DETROIT — Street-savvy, grimy and unabashedly raunchy, the music of Andre Williams held a unique spot in the R&B world of the late 1950s. Lusty old songs like “Jail Bait” remain staples of the ex-Detroiter’s live show.
Detroit’s fetish for music’s wild side is well-chronicled, and Williams was an early step in the evolutionary chain that spawned everyone from the Stooges to Insane Clown Posse. Now a longtime Chicago resident, Williams still has a soft spot for the city where he made his name — including work for acts such as Stevie Wonder and the Dramatics — before drug abuse and poverty took him on a disjointed ride through the 1970s and ‘80s.
At a clean and sober 73, Williams is a keen, colorful talker with a warm take on life. He arrives in town with an upcoming new album (“That’s All I Need,” due May 18) and his first book of short stories, the semi-autobiographical “Sweets.”
Q: You’ve been embraced over the past decade by a new generation of listeners, especially here in Detroit. This has got to be a real kick for you.
A: Absolutely. This is like I woke up in a different world. A different atmosphere, a different outlook, a different everything. Like it’s all new. And it’s all good — things are so positive, and going so well, I couldn’t ask for anything better. Things are still developing for me.
Q: What do you think has driven this reassessment of your career?
A: I think it all boils down to my stuff being so different. It’s not tied to a time. A new generation thinks of it as something new — a novelty. Because that’s exactly what it was. I never claimed to be a vocalist. I’m an entertainer, and I always tried to be one of the best. These songs come from different experiences in my life. You can hear the atmosphere I was in at the time. And it’s all paid off.
Q: Those had to be really heady days back then on the Detroit music scene.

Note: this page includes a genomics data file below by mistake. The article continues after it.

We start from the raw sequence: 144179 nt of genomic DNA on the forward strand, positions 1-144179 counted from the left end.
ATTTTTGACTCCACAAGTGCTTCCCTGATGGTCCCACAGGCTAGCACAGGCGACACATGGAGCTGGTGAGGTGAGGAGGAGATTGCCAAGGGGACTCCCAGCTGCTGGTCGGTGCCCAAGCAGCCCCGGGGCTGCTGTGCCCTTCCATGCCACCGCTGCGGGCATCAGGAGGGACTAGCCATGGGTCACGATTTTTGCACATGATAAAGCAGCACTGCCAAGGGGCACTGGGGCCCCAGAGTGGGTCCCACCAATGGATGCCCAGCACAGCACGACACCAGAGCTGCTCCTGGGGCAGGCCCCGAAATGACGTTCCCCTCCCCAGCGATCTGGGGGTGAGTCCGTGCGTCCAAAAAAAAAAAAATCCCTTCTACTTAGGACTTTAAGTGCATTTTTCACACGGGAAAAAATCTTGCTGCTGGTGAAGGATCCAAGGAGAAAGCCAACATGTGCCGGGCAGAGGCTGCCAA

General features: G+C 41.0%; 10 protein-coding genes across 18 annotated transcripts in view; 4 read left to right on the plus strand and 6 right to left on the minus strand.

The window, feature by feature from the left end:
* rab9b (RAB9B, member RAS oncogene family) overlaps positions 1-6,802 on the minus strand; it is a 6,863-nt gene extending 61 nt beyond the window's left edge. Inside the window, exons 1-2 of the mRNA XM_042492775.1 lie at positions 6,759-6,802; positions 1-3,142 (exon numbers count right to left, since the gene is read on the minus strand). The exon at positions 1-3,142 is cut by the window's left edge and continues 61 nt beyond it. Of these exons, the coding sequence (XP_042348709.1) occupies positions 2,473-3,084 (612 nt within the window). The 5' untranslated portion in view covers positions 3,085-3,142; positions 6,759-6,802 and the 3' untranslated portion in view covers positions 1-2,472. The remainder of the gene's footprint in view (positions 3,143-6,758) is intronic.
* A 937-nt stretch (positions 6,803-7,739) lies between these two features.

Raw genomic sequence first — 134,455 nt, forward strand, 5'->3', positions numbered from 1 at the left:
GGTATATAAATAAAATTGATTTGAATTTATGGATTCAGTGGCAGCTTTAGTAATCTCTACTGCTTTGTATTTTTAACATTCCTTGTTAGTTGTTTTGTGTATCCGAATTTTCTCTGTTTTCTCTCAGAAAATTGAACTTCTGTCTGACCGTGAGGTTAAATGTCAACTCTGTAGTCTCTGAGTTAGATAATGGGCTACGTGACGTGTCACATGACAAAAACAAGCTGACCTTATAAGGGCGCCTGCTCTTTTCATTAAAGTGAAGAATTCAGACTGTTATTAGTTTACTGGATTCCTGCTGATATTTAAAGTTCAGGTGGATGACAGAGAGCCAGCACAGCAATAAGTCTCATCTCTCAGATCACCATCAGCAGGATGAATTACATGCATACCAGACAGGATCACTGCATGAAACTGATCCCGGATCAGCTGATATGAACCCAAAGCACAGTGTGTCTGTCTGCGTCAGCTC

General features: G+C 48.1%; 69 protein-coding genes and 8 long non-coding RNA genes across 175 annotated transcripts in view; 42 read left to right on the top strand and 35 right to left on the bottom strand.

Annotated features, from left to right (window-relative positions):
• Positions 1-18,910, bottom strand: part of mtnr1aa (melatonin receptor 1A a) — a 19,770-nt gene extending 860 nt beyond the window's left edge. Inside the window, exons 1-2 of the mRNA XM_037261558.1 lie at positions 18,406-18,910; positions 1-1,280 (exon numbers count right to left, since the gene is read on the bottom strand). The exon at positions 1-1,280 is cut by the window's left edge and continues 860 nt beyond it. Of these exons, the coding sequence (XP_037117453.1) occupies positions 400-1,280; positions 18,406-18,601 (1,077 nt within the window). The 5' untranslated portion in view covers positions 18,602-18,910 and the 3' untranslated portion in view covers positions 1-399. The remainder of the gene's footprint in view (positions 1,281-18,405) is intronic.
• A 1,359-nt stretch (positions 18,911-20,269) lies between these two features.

A: It really was. No. 1, you had so many choices. At one time, believe it or not, there were record companies like grocery stores in Detroit. A record label on every block. I know it sounds unbelievable. And it just developed into the town of music, like a Nashville.
There were so many ways to go in the music business — you didn’t have to be just the singer. You could be so many other things, and have just as full a life as a star could. I found all the niches that I could dive into and still be part of the overall thing. I just wanted to be a force in show business. A Cab Calloway — that’s what I was after. That’s why I was bouncing around to different categories — a little rhythm and blues, a little gospel.
Q: There’s a pretty eclectic crowd drawn to your shows now.
A: Believe it or not, in some places, the guys who own the venues have different parts of the venue spaced off: One part close to the stage would be chairs for senior citizens. And then in the middle would be the young go-getters. And then way in the back would be the guys who don’t want their wives to see them. (Laughs) ... I just try to cater to all those facets.
If it keeps you off the welfare line, and gives you the freedom of doing what you want to do ... a lot of people considered it my downfall, doing what I wanted to do. I don’t because I was never the kind of person who followed the crowd. I like to cut down my own trees to get to the water.
Q: The book is something new for you. You brought a lot of your own experiences and wisdom to the pages.
A: Of course, I cover up some people, places and things, but it was the real deal, in some shape, form or fashion. I got it down on paper.
The older you get, the clearer you can see the end of the road. When you get my age now — I can see on both sides of the street, and I can see the end of the street. So I don’t have to guess. I’m traveling at the speed where I can be safe. I know all the crooks, all the gambling places, so I don’t have to stop and play. I can just go straight ahead. Nothing is mysterious to me anymore. Do you see what I mean?
I have my goals set. I know what I want. Because I’m just happy being here after seeing so many of my partners gone — people who weren’t as promiscuous as me, but didn’t make it.
It can take a long time to figure out how far you can go, and where you can go.
// Sound Affects
"The man whose songs were recorded by Johnny Cash, Alan Jackson, Ricky Skaggs, David Allan Coe, The Highwaymen, and countless others succumbs to time’s cruel cue that the only token of permanence we have to offer are the effects of shared moments and memories.READ the article